As one, they all stiffened their backs, turned their heads right and, with a snap of their right hands over their right brows, saluted in stride.
The Prime Minister and his henchmen saluted back, sharply.
As he marched by, the Son squinted into Comrade Leader's box. There, one of the bodyguards, the one with a head bigger than a lorry and a snout like a bush cow; it was Mr. Hang-All-Yuh-For-Treason, himself.
The command was shouted from up front. "FAAAACE FRONT!"
Smirking, the Son swung his head to front a full second before the rest. Chest swelled and he could hear his mother say, "Ow, de boy,"****** with she rebel self.

* jumbie- ghost, spirit
** pickney -child or children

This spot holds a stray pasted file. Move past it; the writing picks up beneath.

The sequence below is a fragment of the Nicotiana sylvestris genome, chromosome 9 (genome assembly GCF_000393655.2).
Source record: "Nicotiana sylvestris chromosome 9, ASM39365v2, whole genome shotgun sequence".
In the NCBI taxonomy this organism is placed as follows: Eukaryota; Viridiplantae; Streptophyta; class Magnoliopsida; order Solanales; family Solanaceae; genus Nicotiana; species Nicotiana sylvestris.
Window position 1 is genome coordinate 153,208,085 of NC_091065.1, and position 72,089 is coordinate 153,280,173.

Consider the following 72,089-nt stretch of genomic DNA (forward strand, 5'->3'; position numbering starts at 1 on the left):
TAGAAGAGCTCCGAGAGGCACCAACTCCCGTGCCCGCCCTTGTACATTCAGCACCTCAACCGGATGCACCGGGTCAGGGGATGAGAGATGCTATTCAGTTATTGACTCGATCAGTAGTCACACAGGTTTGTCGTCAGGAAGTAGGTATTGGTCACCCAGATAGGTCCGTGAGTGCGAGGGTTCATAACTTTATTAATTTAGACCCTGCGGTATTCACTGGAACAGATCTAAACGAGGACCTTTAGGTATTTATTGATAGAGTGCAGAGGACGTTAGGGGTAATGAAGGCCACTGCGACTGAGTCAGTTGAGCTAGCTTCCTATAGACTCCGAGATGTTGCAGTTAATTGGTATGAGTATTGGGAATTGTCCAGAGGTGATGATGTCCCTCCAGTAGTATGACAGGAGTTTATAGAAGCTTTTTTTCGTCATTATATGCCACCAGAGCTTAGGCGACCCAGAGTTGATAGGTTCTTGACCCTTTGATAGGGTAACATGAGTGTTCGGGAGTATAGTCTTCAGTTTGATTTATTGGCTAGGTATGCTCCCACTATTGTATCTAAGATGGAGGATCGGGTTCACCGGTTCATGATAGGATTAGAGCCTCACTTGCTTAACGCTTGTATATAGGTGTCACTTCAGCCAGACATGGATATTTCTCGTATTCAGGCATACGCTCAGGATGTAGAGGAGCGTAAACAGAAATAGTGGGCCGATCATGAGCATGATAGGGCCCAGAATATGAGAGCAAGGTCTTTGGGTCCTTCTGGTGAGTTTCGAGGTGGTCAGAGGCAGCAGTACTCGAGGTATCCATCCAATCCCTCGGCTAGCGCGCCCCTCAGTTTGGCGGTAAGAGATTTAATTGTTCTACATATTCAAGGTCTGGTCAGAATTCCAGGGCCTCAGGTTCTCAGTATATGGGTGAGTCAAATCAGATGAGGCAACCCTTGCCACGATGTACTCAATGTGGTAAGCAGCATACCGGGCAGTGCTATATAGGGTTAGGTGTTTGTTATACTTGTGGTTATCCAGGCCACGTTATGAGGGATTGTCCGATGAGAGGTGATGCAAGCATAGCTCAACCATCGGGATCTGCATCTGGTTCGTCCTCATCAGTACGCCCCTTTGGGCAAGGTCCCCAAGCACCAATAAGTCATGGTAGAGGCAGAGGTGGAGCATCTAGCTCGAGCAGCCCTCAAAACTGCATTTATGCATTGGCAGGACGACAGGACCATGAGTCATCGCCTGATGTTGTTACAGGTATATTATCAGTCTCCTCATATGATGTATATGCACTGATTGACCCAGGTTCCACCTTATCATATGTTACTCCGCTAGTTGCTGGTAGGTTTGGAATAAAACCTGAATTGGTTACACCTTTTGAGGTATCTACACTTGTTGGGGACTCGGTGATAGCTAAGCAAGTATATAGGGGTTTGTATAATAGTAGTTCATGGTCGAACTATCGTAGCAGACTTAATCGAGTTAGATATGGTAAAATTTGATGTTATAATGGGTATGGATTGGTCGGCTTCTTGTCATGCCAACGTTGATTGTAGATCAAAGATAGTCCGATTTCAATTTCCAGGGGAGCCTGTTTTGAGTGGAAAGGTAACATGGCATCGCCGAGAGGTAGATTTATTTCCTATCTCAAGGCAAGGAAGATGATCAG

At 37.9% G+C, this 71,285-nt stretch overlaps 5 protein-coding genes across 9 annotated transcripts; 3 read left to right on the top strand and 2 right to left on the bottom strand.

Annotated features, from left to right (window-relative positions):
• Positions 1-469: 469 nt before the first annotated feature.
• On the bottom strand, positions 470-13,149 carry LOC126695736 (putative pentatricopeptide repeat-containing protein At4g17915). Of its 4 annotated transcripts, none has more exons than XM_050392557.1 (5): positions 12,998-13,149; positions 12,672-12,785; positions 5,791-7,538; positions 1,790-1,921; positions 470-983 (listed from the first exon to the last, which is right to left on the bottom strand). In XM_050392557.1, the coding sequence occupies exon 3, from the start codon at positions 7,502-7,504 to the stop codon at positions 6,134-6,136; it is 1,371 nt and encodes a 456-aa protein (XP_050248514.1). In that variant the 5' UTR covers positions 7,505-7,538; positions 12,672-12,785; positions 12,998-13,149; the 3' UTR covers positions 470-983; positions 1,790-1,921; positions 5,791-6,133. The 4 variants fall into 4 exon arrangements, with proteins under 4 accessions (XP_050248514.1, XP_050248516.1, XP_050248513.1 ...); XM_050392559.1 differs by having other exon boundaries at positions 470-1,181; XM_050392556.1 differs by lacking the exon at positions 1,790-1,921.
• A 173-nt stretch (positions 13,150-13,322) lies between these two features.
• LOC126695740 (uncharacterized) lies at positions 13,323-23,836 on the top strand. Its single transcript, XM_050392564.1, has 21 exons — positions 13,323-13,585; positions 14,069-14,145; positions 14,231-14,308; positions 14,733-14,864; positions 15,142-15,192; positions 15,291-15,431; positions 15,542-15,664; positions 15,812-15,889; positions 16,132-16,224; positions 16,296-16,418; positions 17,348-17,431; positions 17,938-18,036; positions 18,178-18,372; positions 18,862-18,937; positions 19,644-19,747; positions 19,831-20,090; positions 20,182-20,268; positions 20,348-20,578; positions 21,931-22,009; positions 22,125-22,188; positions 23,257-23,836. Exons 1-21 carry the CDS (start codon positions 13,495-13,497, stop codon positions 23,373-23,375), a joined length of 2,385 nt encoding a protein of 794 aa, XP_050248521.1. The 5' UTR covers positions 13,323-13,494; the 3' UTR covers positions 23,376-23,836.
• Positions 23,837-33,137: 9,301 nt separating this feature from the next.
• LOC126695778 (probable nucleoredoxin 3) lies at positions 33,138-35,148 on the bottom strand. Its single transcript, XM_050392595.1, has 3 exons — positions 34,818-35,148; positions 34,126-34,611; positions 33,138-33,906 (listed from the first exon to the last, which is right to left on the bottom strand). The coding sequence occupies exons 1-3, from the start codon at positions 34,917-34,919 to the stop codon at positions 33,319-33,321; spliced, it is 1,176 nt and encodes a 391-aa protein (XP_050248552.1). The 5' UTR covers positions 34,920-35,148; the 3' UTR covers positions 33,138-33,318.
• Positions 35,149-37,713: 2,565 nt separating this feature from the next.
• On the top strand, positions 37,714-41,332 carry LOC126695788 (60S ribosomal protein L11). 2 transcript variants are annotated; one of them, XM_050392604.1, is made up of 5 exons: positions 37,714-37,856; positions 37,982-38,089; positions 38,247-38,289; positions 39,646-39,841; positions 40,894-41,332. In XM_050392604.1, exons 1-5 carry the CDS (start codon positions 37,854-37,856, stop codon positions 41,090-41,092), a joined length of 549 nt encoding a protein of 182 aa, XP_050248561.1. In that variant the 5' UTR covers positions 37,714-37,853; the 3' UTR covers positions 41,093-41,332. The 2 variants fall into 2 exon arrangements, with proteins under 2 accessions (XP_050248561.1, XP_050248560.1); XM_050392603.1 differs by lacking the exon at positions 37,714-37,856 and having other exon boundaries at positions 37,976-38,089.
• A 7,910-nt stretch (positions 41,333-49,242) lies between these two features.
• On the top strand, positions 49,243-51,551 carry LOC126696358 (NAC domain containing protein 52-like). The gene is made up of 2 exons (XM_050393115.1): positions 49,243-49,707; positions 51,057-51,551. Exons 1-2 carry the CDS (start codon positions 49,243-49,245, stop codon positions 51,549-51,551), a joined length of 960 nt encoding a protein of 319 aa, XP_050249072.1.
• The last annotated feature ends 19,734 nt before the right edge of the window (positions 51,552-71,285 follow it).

*** referring to the monument of the Revolution of 1763 - a statue of slave revolt leader Cuffy (Kofi,Cuffie, Cuffe)
**** oppressors; an oppressive, corrupt system; or, as in this case, police forces of a corrupt system
***** Eve Leary was the Criminal Investigation Department headquarters in Georgetown
****** atta boy; like a pat on the back; subtle praise or congratulations

Mother to Son I
©2015 K. Omodele

Wednesday, October 7, 2015

Perceptions In The African Diaspora- Latinos of African Descent (Part II)

copyright 2014 K. Omodele the U.S. and the U.K., people in Latin American countries immigrated from all over the world...And yes, some of these Latin Americans are of African Descent.

"No matter where you come from/ as long as you're a Black man, you are an African."~ Peter Tosh

People of Latin America